AMIT (Mizrachi Women's Organization of America), U.S. organization founded in 1925 by Bessie Goldstein gotsfeld to give religious Zionist women an independent role in the development of Palestine as a Jewish homeland. Prior to the group's formation, women participated in the mizrachi movement through auxiliary organizations that raised funds for projects administered by men. When they decided to implement their own programs, the new American Mizrachi women confronted resistance from a male leadership accustomed to controlling movement coffers. In the face of the men's unrelenting claims to their members' resources, the Mizrachi women struggled in their first decade to maintain institutional integrity. In 1934, the group declared its complete autonomy from the men and stands today as the largest religious Zionist organization in the United States. The Mizrachi Women's Organization has been guided by the principle that the establishment of the land of Israel by the Jewish people should be in the spirit of Israel's Torah. Its initial projects focused on ensuring that young Jewish girls in Palestine would receive training and preparation for productive and spiritual lives. Beit Zeiroth Mizrachi, a technical school and cultural center for adolescent girls in Jerusalem, opened its doors in 1933, welcoming both German refugee and native girls for training in technical, secular, and religious subjects. A second school in Tel Aviv included a Beth Chalutzoth where young working women could reside. The American Junior Mizrachi Women broadened their mother's initial endeavors to take on the creation and support of day nurseries. The religious Zionist women also built an agricultural training school and a teacher's seminary for young women, as well as homes for orphaned and neglected children. Mizrachi women made a critical contribution to youth aliyah rescue through its establishment of children's residences and youth villages for refugees from traditional backgrounds. These included the Motza Children's Home, where the first of the "Teheran children" were received, the Mosad Aliyah Children's Village in Petaḥ Tikvah, and Kfar Batya in Ra'ananah. Throughout the ensuing decades, Mizrachi women have housed and educated the needy children of each generation of new Israeli immigrants, from countries as diverse as Russia, Iran, Kazakhstan, France, and Ethiopia. The Mizrachi Women's Organization continues its commitment to vocational education and teacher training. In 1983, the group adopted the name AMIT, and was designated as Israel's official network for religious technological secondary education. Today, AMIT cares for more than 15,000 youngsters in more than 60 schools, youth villages, surrogate homes, and child care facilities throughout Israel. The organization raises funds for all the major Israel campaigns and is a member of both the World Zionist Organization and the Conference of Presidents of Major American Jewish Organizations. -BIBLIOGRAPHY: L.M. Goldfeld, Bessie (1982); Mizrachi Women's Organization of America: Its Aims and Accomplishments (n.d.); A. Kahn, "Gotsfeld, Bessie Goldstein," in: P.E. Hyman and D. Dash Moore (eds.), Jewish Women in America: An Historical Encyclopedia, 1 (1997), 545; R. Raisner, "AMIT," ibid., 48–49. (Tracy Sivitz (2nd ed.)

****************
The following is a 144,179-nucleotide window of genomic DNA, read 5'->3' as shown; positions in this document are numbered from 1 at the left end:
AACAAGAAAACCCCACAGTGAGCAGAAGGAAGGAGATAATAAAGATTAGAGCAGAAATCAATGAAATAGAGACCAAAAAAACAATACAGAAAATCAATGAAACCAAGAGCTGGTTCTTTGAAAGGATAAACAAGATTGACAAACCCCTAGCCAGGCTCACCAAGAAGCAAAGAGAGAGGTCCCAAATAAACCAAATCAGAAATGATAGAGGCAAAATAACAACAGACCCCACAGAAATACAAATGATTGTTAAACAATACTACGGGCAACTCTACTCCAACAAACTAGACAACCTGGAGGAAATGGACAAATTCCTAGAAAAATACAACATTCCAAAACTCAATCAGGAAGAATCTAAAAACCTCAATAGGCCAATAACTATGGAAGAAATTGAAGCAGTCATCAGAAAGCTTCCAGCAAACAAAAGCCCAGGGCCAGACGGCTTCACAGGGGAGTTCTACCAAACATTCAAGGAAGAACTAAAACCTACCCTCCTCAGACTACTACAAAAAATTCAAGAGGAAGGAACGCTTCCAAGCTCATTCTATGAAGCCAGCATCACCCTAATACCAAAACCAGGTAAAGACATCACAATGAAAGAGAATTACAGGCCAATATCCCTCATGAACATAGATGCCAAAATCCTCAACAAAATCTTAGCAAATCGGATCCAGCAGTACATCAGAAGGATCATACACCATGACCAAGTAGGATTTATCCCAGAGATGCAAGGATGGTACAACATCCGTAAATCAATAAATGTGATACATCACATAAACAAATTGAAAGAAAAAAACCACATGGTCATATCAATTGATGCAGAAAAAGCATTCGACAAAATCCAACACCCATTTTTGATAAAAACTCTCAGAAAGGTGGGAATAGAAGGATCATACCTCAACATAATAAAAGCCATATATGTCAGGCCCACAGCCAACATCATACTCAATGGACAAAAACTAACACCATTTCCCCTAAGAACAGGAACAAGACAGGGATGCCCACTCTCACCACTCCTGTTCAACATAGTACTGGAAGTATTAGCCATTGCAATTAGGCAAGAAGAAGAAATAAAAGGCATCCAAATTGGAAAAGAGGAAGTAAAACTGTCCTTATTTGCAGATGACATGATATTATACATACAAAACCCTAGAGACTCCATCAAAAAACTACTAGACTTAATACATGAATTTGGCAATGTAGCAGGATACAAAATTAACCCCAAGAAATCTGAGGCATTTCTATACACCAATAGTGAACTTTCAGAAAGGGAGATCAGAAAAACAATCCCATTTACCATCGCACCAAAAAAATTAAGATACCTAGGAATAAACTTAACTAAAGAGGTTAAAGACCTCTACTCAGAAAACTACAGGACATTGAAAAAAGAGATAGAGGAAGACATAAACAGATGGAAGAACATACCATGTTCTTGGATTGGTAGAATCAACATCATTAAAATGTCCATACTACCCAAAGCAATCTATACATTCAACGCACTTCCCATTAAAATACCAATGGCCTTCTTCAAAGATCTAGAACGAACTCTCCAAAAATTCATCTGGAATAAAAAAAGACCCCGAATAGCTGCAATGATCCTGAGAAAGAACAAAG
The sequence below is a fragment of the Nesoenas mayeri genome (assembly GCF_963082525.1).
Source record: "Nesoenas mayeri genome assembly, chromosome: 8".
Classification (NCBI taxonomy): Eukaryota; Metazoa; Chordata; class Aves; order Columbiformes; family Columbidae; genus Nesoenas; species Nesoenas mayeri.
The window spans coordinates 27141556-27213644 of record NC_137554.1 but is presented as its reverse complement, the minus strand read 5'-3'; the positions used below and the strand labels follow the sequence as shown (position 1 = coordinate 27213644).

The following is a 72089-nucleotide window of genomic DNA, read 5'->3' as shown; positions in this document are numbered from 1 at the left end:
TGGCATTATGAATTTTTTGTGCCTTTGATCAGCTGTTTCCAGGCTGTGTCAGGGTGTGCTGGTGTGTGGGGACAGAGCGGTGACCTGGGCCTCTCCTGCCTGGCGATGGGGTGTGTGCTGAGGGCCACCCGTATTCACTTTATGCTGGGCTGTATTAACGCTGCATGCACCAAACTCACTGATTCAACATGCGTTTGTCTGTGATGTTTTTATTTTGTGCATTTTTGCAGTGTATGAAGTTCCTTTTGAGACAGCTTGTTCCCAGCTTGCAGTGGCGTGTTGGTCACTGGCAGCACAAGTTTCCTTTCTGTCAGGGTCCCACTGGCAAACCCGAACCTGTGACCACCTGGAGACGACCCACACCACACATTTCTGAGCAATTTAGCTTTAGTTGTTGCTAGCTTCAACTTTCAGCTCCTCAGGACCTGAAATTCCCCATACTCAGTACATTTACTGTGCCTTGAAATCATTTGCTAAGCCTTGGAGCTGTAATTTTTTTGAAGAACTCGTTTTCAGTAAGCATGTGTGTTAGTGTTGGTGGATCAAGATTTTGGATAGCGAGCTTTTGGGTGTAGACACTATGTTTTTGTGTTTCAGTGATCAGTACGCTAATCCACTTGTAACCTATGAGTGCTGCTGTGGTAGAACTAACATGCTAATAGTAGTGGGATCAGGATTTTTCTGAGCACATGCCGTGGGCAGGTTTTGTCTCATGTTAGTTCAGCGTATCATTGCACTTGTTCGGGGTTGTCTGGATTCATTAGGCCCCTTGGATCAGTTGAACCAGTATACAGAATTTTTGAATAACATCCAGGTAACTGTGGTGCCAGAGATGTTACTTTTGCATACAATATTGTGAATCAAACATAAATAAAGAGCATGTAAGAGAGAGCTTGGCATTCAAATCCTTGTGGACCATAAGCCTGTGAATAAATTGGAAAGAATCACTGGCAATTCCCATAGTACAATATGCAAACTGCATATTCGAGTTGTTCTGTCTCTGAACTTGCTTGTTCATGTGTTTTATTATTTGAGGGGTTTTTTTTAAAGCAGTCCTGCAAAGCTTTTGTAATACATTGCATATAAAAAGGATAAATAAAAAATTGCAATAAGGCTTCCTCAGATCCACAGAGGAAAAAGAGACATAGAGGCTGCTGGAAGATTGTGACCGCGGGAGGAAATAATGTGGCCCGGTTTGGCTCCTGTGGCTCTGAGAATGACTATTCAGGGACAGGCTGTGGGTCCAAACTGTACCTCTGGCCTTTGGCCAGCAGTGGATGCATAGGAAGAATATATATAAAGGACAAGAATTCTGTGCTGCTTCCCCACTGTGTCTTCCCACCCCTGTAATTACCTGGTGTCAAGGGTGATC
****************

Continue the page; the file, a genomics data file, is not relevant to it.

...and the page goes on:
Encyclopedia Judaica. 1971.

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